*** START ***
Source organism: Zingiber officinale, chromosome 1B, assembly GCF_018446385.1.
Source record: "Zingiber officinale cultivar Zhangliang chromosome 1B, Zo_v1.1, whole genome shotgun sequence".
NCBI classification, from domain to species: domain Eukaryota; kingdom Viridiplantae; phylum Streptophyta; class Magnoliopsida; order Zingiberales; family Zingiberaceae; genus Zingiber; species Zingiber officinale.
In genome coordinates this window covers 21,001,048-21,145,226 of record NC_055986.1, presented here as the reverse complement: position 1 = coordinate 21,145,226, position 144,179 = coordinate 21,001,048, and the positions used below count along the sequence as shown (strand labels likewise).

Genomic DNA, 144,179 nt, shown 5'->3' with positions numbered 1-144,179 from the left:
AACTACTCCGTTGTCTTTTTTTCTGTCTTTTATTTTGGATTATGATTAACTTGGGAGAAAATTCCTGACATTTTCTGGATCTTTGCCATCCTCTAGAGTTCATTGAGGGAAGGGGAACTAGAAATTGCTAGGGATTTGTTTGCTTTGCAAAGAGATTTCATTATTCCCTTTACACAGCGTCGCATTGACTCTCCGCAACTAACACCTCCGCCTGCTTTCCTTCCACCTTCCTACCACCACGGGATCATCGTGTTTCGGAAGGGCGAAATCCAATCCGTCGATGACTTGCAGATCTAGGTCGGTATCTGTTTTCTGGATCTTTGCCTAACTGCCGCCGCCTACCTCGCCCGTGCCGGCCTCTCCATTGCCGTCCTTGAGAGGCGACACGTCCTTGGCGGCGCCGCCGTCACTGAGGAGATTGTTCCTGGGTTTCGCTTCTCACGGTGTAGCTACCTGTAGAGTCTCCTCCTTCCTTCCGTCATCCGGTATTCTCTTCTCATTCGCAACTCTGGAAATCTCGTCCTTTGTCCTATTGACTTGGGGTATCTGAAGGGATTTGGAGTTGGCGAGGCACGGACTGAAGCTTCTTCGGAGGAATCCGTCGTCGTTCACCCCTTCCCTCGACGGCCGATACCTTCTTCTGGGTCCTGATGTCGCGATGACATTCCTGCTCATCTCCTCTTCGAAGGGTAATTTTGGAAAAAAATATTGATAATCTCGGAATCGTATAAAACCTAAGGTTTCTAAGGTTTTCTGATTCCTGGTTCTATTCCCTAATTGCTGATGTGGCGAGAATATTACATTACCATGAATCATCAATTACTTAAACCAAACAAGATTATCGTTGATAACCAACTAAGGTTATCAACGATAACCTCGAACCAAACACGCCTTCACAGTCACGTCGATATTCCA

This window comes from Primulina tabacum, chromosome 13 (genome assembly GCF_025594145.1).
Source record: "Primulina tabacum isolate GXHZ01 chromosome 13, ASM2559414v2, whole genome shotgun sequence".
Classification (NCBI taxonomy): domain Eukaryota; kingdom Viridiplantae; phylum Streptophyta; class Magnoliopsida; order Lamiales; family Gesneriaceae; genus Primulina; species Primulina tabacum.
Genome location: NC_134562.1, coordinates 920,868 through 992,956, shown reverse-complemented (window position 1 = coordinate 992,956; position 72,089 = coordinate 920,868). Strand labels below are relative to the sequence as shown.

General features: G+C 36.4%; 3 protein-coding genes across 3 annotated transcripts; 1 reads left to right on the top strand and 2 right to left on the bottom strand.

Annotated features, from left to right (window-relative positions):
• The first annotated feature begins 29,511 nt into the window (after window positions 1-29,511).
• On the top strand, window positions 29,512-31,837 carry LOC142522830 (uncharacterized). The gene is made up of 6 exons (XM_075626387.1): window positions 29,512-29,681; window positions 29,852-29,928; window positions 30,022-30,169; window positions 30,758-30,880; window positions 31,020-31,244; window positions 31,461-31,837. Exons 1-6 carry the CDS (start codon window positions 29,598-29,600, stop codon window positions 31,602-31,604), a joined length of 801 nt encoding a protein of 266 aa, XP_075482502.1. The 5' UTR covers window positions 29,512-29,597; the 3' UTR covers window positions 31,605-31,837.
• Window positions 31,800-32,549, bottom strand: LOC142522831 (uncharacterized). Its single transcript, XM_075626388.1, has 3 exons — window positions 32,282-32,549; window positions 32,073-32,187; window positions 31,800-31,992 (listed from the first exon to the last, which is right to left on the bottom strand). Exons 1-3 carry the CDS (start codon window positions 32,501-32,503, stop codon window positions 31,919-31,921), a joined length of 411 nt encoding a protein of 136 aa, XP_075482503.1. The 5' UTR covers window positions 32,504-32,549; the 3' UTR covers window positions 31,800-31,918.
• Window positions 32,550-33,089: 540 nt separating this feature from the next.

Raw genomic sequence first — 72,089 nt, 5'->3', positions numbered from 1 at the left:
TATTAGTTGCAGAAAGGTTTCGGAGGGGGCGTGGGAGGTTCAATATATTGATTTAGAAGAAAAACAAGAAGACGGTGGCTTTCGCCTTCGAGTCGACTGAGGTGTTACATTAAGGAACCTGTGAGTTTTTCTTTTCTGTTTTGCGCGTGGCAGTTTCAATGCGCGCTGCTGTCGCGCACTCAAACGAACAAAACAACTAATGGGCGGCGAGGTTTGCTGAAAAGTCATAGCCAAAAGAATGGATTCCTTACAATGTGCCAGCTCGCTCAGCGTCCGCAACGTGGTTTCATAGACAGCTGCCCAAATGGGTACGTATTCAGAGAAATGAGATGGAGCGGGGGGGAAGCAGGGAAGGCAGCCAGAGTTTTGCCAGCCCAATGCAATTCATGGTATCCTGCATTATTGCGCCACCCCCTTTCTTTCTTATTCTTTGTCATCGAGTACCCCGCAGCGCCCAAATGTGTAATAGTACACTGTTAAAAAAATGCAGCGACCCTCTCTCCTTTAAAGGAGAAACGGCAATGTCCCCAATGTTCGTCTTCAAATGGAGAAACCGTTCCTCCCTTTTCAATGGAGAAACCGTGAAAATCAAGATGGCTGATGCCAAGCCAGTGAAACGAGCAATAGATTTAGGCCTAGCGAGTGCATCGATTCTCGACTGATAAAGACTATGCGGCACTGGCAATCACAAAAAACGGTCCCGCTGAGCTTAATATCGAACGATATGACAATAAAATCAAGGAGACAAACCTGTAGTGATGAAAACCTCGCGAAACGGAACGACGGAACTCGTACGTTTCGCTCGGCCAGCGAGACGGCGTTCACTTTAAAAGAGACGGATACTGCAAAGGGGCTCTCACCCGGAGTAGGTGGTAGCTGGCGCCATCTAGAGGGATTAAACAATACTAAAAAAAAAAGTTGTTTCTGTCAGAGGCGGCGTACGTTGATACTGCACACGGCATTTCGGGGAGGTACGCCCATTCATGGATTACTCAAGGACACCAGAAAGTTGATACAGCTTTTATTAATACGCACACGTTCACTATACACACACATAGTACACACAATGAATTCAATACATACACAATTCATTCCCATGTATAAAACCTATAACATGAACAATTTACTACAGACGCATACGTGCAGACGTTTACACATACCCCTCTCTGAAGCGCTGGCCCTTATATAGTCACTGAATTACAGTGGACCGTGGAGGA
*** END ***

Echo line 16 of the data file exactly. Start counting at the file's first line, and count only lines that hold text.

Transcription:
• Window positions 32,550-33,089: 540 nt separating this feature from the next.